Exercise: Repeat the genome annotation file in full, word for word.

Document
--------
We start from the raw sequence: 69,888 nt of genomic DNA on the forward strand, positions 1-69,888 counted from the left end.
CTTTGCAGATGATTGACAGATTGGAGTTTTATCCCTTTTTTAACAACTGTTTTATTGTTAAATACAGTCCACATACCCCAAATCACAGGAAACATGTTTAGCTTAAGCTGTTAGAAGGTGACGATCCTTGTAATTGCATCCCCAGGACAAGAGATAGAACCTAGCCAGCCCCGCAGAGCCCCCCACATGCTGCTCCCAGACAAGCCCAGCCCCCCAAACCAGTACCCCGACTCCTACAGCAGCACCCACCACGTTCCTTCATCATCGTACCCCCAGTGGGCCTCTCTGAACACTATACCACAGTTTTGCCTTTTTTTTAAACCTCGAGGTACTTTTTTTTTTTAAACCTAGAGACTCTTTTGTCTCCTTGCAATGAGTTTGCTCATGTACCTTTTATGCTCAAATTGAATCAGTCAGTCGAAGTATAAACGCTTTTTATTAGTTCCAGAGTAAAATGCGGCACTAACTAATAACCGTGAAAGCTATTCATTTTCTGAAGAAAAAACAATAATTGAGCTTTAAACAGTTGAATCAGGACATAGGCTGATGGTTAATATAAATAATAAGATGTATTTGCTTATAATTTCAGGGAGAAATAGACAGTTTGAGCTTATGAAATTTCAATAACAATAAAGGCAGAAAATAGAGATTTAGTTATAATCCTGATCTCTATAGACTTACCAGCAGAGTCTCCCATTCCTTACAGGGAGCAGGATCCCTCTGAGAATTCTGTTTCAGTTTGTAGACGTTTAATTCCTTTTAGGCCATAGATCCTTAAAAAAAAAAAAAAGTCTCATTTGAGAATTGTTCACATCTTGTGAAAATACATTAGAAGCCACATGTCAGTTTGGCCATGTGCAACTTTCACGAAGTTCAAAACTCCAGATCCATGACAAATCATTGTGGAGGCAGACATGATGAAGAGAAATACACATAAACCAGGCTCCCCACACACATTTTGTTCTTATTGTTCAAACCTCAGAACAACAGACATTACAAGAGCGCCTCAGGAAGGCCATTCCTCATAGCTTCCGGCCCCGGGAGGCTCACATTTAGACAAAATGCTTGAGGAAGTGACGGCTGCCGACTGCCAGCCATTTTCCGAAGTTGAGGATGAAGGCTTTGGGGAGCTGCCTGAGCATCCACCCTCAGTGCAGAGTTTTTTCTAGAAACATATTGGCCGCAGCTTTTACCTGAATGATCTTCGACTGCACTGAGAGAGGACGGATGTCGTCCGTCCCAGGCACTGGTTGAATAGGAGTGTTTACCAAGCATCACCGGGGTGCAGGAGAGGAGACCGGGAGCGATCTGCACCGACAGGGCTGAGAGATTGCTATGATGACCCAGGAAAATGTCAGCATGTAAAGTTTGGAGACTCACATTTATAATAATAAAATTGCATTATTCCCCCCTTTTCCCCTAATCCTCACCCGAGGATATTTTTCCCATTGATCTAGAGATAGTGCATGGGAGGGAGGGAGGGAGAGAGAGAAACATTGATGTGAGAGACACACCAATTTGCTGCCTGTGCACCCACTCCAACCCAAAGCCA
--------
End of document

We start from the raw sequence: 69,888 nt of genomic DNA on the forward strand, positions 1-69,888 counted from the left end.
CTTTGCAGATGATTGACAGATTGGAGTTTTATCCCTTTTTTAACAACTGTTTTATTGTTAAATACAGTCCACATACCCCAAATCACAGGAAACATGTTTAGCTTAAGCTGTTAGAAGGTGACGATCCTTGTAATTGCATCCCCAGGACAAGAGATAGAACCTAGCCAGCCCCGCAGAGCCCCCCACATGCTGCTCCCAGACAAGCCCAGCCCCCCAAACCAGTACCCCGACTCCTACAGCAGCACCCACCACGTTCCTTCATCATCGTACCCCCAGTGGGCCTCTCTGAACACTATACCACAGTTTTGCCTTTTTTTTAAACCTCGAGGTACTTTTTTTTTTTAAACCTAGAGACTCTTTTGTCTCCTTGCAATGAGTTTGCTCATGTACCTTTTATGCTCAAATTGAATCAGTCAGTCGAAGTATAAACGCTTTTTATTAGTTCCAGAGTAAAATGCGGCACTAACTAATAACCGTGAAAGCTATTCATTTTCTGAAGAAAAAACAATAATTGAGCTTTAAACAGTTGAATCAGGACATAGGCTGATGGTTAATATAAATAATAAGATGTATTTGCTTATAATTTCAGGGAGAAATAGACAGTTTGAGCTTATGAAATTTCAATAACAATAAAGGCAGAAAATAGAGATTTAGTTATAATCCTGATCTCTATAGACTTACCAGCAGAGTCTCCCATTCCTTACAGGGAGCAGGATCCCTCTGAGAATTCTGTTTCAGTTTGTAGACGTTTAATTCCTTTTAGGCCATAGATCCTTAAAAAAAAAAAAAAGTCTCATTTGAGAATTGTTCACATCTTGTGAAAATACATTAGAAGCCACATGTCAGTTTGGCCATGTGCAACTTTCACGAAGTTCAAAACTCCAGATCCATGACAAATCATTGTGGAGGCAGACATGATGAAGAGAAATACACATAAACCAGGCTCCCCACACACATTTTGTTCTTATTGTTCAAACCTCAGAACAACAGACATTACAAGAGCGCCTCAGGAAGGCCATTCCTCATAGCTTCCGGCCCCGGGAGGCTCACATTTAGACAAAATGCTTGAGGAAGTGACGGCTGCCGACTGCCAGCCATTTTCCGAAGTTGAGGATGAAGGCTTTGGGGAGCTGCCTGAGCATCCACCCTCAGTGCAGAGTTTTTTCTAGAAACATATTGGCCGCAGCTTTTACCTGAATGATCTTCGACTGCACTGAGAGAGGACGGATGTCGTCCGTCCCAGGCACTGGTTGAATAGGAGTGTTTACCAAGCATCACCGGGGTGCAGGAGAGGAGACCGGGAGCGATCTGCACCGACAGGGCTGAGAGATTGCTATGATGACCCAGGAAAATGTCAGCATGTAAAGTTTGGAGACTCACATTTATAATAATAAAATTGCATTATTCCCCCCTTTTCCCCTAATCCTCACCCGAGGATATTTTTCCCATTGATCTAGAGATAGTGCATGGGAGGGAGGGAGGGAGAGAGAGAAACATTGATGTGAGAGACACACCAATTTGCTGCCTGTGCACCCACTCCAACCCAAAGCCA